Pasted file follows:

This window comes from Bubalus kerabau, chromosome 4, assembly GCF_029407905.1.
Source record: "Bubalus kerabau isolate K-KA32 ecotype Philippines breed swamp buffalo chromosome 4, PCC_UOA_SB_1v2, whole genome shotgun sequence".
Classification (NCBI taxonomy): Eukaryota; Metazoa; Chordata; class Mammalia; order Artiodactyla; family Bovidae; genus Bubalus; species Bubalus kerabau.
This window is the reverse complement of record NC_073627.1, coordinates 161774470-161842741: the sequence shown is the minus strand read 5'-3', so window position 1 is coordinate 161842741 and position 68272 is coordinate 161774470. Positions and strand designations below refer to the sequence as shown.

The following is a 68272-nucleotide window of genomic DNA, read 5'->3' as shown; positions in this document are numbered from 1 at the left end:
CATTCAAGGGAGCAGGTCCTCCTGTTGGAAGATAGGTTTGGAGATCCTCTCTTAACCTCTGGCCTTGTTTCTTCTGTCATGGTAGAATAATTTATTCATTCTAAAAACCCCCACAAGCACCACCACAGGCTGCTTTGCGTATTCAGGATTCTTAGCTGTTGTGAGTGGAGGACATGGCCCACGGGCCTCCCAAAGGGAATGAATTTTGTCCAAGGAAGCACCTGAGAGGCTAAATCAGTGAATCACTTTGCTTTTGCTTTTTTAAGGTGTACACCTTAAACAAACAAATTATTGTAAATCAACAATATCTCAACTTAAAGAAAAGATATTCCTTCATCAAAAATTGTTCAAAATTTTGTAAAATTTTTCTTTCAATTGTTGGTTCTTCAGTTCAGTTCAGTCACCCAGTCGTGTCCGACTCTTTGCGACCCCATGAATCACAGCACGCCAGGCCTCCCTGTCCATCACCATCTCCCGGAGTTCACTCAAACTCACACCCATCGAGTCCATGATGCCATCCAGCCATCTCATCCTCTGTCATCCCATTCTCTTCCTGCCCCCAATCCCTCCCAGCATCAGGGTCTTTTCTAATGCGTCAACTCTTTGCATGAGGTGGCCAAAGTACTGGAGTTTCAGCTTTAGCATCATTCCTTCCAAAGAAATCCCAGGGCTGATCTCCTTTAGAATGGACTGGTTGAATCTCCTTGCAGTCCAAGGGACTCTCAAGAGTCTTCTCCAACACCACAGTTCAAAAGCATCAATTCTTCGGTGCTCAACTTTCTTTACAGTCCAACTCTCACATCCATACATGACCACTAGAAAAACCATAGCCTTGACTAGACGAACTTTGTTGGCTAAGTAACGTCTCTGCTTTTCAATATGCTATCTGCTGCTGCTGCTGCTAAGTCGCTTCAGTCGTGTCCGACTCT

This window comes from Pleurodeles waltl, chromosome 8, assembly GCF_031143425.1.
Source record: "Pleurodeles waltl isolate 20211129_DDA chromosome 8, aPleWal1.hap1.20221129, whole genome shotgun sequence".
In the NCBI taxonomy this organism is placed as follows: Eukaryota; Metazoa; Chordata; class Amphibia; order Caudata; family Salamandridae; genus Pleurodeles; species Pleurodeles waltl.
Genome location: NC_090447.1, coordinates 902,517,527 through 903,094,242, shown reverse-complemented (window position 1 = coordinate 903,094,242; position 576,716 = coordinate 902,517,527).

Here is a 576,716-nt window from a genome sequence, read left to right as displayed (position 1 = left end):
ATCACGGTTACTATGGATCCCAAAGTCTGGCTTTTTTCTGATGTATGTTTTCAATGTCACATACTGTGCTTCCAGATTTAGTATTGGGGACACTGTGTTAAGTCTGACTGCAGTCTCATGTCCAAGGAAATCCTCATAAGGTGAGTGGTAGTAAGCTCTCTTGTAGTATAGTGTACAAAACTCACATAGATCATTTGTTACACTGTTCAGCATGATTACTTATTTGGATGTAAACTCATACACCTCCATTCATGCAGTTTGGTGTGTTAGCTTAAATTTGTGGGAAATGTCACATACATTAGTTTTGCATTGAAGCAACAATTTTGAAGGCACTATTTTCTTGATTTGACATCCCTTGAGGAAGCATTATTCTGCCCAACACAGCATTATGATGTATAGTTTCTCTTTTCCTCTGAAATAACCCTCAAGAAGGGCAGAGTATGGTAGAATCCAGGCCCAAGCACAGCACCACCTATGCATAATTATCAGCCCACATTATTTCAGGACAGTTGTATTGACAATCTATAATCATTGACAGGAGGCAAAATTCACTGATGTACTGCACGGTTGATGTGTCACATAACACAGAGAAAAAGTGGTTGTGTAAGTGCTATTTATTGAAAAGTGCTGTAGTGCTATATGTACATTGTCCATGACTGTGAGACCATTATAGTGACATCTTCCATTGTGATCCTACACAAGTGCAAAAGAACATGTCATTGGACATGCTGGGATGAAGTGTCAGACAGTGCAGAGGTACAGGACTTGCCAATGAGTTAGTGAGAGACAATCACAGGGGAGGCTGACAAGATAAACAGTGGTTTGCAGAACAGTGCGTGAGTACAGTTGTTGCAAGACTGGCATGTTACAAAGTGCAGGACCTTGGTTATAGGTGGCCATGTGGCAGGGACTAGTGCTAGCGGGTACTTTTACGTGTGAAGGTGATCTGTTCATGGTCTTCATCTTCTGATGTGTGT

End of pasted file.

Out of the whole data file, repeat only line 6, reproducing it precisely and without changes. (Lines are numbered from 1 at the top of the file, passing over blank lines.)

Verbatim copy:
CATTCAAGGGAGCAGGTCCTCCTGTTGGAAGATAGGTTTGGAGATCCTCTCTTAACCTCTGGCCTTGTTTCTTCTGTCATGGTAGAATAATTTATTCATTCTAAAAACCCCCACAAGCACCACCACAGGCTGCTTTGCGTATTCAGGATTCTTAGCTGTTGTGAGTGGAGGACATGGCCCACGGGCCTCCCAAAGGGAATGAATTTTGTCCAAGGAAGCACCTGAGAGGCTAAATCAGTGAATCACTTTGCTTTTGCTTTTTTAAGGTGTACACCTTAAACAAACAAATTATTGTAAATCAACAATATCTCAACTTAAAGAAAAGATATTCCTTCATCAAAAATTGTTCAAAATTTTGTAAAATTTTTCTTTCAATTGTTGGTTCTTCAGTTCAGTTCAGTCACCCAGTCGTGTCCGACTCTTTGCGACCCCATGAATCACAGCACGCCAGGCCTCCCTGTCCATCACCATCTCCCGGAGTTCACTCAAACTCACACCCATCGAGTCCATGATGCCATCCAGCCATCTCATCCTCTGTCATCCCATTCTCTTCCTGCCCCCAATCCCTCCCAGCATCAGGGTCTTTTCTAATGCGTCAACTCTTTGCATGAGGTGGCCAAAGTACTGGAGTTTCAGCTTTAGCATCATTCCTTCCAAAGAAATCCCAGGGCTGATCTCCTTTAGAATGGACTGGTTGAATCTCCTTGCAGTCCAAGGGACTCTCAAGAGTCTTCTCCAACACCACAGTTCAAAAGCATCAATTCTTCGGTGCTCAACTTTCTTTACAGTCCAACTCTCACATCCATACATGACCACTAGAAAAACCATAGCCTTGACTAGACGAACTTTGTTGGCTAAGTAACGTCTCTGCTTTTCAATATGCTATCTGCTGCTGCTGCTGCTAAGTCGCTTCAGTCGTGTCCGACTCT